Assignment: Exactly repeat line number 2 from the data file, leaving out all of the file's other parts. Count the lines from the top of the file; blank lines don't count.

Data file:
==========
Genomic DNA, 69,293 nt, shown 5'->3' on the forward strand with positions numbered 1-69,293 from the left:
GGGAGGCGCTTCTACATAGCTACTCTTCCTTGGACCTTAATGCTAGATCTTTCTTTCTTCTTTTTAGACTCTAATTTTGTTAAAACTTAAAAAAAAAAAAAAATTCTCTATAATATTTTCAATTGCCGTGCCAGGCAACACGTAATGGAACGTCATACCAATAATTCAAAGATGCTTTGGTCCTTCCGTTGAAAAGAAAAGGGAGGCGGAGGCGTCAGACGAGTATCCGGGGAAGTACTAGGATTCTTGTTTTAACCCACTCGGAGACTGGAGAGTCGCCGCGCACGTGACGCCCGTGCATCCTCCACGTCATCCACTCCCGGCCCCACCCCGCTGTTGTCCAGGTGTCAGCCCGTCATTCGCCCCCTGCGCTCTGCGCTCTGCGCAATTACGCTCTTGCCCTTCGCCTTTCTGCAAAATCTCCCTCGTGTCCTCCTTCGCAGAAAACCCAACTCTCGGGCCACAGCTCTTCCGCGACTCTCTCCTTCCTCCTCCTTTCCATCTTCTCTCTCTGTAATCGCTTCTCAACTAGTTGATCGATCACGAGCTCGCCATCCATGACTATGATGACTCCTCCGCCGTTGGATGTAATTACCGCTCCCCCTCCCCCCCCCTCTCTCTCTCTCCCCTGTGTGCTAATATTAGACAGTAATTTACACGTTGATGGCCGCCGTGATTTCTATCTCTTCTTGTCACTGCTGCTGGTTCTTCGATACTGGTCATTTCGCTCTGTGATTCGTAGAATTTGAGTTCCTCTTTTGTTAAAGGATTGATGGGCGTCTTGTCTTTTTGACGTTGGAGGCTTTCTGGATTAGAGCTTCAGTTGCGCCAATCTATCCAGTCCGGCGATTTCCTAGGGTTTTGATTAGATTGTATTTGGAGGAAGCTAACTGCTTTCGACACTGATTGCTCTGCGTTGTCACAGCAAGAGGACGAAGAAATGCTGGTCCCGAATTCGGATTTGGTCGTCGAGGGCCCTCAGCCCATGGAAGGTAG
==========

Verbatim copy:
GGGAGGCGCTTCTACATAGCTACTCTTCCTTGGACCTTAATGCTAGATCTTTCTTTCTTCTTTTTAGACTCTAATTTTGTTAAAACTTAAAAAAAAAAAAAAATTCTCTATAATATTTTCAATTGCCGTGCCAGGCAACACGTAATGGAACGTCATACCAATAATTCAAAGATGCTTTGGTCCTTCCGTTGAAAAGAAAAGGGAGGCGGAGGCGTCAGACGAGTATCCGGGGAAGTACTAGGATTCTTGTTTTAACCCACTCGGAGACTGGAGAGTCGCCGCGCACGTGACGCCCGTGCATCCTCCACGTCATCCACTCCCGGCCCCACCCCGCTGTTGTCCAGGTGTCAGCCCGTCATTCGCCCCCTGCGCTCTGCGCTCTGCGCAATTACGCTCTTGCCCTTCGCCTTTCTGCAAAATCTCCCTCGTGTCCTCCTTCGCAGAAAACCCAACTCTCGGGCCACAGCTCTTCCGCGACTCTCTCCTTCCTCCTCCTTTCCATCTTCTCTCTCTGTAATCGCTTCTCAACTAGTTGATCGATCACGAGCTCGCCATCCATGACTATGATGACTCCTCCGCCGTTGGATGTAATTACCGCTCCCCCTCCCCCCCCCTCTCTCTCTCTCCCCTGTGTGCTAATATTAGACAGTAATTTACACGTTGATGGCCGCCGTGATTTCTATCTCTTCTTGTCACTGCTGCTGGTTCTTCGATACTGGTCATTTCGCTCTGTGATTCGTAGAATTTGAGTTCCTCTTTTGTTAAAGGATTGATGGGCGTCTTGTCTTTTTGACGTTGGAGGCTTTCTGGATTAGAGCTTCAGTTGCGCCAATCTATCCAGTCCGGCGATTTCCTAGGGTTTTGATTAGATTGTATTTGGAGGAAGCTAACTGCTTTCGACACTGATTGCTCTGCGTTGTCACAGCAAGAGGACGAAGAAATGCTGGTCCCGAATTCGGATTTGGTCGTCGAGGGCCCTCAGCCCATGGAAGGTAG